Foiled Again

Here's what I know: when you're hoping a child will read a book, you should use indirect means only (especially if that child is over 5). No pushing, no convincing, no making cases, no threats—just discreetly make the book available, get out of the way, and let nature take its course (more or less).

Here's what I did: got my copy of The Diamond in the Window, and essentially tried to cram it down Chestnut's throat (metaphorically, don't worry).
Me: It's so great!
Chestnut: It looks scary.
Me: It's not scary, I swear it. Well OK, the jack-in-the-box is a little scary, but it all ends up OK, I promise.
C: I'm not reading it.
M: Please, you have to read it.
C: I won't read it!
M: YOU HAVE TO READ IT.

This is because I am both a parenting and children's literature genius.

Happily, cooler heads prevailed. Which is just another way of saying that first I actually tried reading it aloud in her vicinity (what was I thinking?), until other members of the family restrained me, and I basically realized it's physically very difficult to force another person to read a book, unless you're dealing with a Clockwork Orange type of situation (which you will all be relieved to know I am not).

So I read it, Diana read it, pretty much nothing happened. Until I came home from work two days ago to see this:
Wholehousesmall

This, my friends, is the entirely awesome depiction of the house in The Diamond in the Window, executed by…Chestnut.

Small detailtop

She decided since I liked it so much, I should have a model. Here is the inside, including the rope ladder that the kids use to climb up to the part where the window is.
Ropeladdersmall

How did she know about the rope ladder? "Oh, I've been sort of reading it. I haven't read the whole thing or anything yet…"

She's thinking about, that's all. And making her own crazy excellent approach to something. In her own way. On her own schedule.

Parenthood is embarrassing.

8 thoughts on “Foiled Again

  1. Embarrassing, but completely understandable. I imagine I will have the same kind of impulse when my kids get old enough to choose for themselves.
    “You WILL read The Phantom Tollbooth!”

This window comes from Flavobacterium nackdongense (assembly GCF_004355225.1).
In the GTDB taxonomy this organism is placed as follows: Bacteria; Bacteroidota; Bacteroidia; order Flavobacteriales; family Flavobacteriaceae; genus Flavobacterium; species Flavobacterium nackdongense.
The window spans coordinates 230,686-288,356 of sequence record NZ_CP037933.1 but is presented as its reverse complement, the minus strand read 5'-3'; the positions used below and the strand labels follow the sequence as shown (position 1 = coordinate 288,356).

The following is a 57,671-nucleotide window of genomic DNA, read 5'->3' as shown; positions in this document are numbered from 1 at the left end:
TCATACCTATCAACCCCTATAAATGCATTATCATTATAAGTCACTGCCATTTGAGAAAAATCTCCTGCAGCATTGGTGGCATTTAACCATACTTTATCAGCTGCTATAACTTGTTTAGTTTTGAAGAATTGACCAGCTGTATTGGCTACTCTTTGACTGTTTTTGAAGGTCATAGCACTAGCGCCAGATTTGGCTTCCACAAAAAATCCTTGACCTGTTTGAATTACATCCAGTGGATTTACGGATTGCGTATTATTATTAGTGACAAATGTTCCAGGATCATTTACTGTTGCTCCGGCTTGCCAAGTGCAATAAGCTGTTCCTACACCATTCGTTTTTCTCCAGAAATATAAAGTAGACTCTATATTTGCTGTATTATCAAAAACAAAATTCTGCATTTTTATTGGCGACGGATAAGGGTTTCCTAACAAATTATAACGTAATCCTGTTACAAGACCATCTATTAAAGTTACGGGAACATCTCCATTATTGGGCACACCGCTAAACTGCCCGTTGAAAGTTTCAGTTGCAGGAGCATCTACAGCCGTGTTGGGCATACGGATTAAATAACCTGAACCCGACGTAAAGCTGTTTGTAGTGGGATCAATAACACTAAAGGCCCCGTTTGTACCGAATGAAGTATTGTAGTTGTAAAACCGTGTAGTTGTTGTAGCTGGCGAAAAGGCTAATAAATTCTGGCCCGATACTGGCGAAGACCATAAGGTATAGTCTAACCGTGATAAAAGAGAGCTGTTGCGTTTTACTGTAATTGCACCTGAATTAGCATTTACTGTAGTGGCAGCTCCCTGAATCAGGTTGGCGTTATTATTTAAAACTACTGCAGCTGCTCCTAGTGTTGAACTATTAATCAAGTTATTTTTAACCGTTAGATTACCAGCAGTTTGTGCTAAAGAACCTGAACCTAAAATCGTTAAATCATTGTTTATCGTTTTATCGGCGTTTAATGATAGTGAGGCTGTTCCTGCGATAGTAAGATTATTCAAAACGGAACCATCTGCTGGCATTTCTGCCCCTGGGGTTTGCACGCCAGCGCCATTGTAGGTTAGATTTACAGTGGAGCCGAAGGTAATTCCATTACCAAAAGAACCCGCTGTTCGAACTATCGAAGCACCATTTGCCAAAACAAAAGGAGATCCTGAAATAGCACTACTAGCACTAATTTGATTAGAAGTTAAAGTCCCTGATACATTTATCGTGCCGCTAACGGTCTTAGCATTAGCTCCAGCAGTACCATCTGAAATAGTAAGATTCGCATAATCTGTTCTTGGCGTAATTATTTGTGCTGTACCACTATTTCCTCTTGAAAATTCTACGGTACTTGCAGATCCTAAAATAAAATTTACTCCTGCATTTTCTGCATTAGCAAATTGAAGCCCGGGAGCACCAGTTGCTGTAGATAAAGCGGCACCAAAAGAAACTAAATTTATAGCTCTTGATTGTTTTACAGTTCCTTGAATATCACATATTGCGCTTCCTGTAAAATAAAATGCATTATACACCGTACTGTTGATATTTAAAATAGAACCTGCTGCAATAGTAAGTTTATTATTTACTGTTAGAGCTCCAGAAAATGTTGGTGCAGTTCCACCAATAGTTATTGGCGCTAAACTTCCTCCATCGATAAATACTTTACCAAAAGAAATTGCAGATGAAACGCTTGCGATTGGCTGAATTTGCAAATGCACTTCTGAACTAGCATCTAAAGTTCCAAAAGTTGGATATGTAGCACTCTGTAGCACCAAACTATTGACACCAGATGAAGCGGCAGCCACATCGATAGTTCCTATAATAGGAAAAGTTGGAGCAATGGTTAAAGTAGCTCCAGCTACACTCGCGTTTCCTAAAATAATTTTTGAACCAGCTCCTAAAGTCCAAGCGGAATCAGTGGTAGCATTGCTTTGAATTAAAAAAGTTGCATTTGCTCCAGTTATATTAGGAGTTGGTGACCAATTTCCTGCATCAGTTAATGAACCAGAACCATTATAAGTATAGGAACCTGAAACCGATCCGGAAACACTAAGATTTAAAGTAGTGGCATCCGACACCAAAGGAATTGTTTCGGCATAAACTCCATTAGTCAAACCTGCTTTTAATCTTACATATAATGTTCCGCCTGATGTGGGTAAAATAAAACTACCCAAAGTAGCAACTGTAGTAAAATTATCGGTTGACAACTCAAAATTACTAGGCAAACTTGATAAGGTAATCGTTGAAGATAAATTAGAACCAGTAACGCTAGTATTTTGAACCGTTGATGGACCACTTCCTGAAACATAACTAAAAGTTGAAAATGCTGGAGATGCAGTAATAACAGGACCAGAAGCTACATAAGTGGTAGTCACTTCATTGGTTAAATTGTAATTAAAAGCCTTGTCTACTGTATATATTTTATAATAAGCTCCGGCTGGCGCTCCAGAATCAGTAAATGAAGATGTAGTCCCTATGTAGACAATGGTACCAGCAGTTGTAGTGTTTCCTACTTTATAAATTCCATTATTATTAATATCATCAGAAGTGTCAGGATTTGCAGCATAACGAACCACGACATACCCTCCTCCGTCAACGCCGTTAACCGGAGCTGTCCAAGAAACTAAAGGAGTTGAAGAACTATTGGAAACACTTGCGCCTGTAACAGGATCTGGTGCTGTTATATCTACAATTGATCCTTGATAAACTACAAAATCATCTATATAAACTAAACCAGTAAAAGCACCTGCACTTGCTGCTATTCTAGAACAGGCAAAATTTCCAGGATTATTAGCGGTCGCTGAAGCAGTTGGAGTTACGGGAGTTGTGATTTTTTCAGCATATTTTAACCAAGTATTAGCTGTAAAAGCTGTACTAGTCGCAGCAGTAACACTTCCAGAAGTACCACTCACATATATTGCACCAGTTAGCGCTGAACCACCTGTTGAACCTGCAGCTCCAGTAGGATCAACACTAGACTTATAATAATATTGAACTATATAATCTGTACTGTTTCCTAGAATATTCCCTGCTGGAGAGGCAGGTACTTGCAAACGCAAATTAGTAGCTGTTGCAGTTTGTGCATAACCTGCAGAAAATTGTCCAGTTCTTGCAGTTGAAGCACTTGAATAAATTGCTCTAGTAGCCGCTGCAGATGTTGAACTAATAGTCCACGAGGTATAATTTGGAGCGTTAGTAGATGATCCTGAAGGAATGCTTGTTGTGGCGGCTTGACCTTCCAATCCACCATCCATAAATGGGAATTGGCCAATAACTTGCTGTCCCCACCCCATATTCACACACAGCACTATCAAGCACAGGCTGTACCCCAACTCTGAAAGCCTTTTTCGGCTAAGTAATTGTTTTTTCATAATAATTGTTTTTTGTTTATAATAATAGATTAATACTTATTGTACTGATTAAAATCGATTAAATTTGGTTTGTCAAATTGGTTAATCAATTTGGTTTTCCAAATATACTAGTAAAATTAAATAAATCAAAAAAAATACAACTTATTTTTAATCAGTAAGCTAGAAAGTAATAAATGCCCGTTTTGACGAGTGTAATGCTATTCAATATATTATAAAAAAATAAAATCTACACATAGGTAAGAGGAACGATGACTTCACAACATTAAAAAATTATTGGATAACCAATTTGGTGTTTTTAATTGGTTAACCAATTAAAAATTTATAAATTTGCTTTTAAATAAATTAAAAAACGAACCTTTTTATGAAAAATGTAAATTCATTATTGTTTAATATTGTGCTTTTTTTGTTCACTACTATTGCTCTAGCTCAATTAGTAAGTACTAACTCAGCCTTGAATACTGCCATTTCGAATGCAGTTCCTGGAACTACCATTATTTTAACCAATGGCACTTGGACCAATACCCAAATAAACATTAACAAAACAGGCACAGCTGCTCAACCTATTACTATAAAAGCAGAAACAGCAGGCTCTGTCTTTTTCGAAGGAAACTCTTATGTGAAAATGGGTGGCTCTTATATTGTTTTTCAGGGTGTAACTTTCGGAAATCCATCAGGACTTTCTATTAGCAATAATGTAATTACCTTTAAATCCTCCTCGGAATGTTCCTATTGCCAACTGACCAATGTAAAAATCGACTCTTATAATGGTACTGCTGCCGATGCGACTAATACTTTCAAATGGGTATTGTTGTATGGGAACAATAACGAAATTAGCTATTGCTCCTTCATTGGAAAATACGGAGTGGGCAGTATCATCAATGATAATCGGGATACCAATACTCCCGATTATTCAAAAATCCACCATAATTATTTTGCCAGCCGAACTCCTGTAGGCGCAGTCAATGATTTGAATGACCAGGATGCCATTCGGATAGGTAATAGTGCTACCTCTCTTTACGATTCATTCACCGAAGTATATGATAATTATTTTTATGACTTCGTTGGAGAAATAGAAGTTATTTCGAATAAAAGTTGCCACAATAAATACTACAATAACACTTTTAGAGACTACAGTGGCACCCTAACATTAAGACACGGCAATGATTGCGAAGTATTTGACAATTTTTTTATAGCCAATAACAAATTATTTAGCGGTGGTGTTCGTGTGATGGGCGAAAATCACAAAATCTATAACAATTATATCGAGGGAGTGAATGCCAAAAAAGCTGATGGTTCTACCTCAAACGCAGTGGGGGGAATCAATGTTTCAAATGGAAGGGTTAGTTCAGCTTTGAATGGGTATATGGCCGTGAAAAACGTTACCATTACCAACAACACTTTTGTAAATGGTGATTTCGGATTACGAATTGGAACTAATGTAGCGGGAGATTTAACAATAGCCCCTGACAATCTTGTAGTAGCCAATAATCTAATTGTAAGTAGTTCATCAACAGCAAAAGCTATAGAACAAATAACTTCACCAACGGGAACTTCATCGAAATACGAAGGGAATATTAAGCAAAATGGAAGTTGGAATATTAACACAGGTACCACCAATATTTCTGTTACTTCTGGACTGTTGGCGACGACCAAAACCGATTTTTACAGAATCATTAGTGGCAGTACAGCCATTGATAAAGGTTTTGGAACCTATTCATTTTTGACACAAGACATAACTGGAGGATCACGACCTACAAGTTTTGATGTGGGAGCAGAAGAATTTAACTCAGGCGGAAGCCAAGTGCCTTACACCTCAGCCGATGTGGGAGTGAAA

“But Maaaa, I don’t wanna….”
    “I am your MOTHER. And it is the BEST BOOK IN THE UNIVERSE.”
    Hopefully, I will be able to restrain myself at these times. But it won’t be easy.

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  2. Very timely post! I thought of you today when I found books that I wanted my daughter to read… I remembered how you talk about just leaving them lying around, so I tried it and lo! It worked!

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  3. So where do you get that Clockwork Orange set up? When I was pregnant I made a list of about 100 books I really wanted my child to read/have read to her. So far I think we have maybe read four or five of them (she is 8).
    Sometimes she asks me to read aloud to her what I am reading myself, I snuck in a Diana Wynne Jones book that way, I have to try it with Lloyd Alexander soon! It is so frustrating that she does not listen to my most excelent book recommending advice!

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  4. Laughed out loud at this post. Hysterical and true. Sometimes I wish I could buy an easy, portable, Clockwork Orange Ludovico technique home game. Wait, that was for aversion, though, right? Still useful, I suppose.

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  5. Love this – I got the book from our library and I’m reading it – it is not the kind of book I suspected at all. I would have ADORED it if I read it as a child – but probably not if my mom had tried to get me to read it! 🙂

    Like

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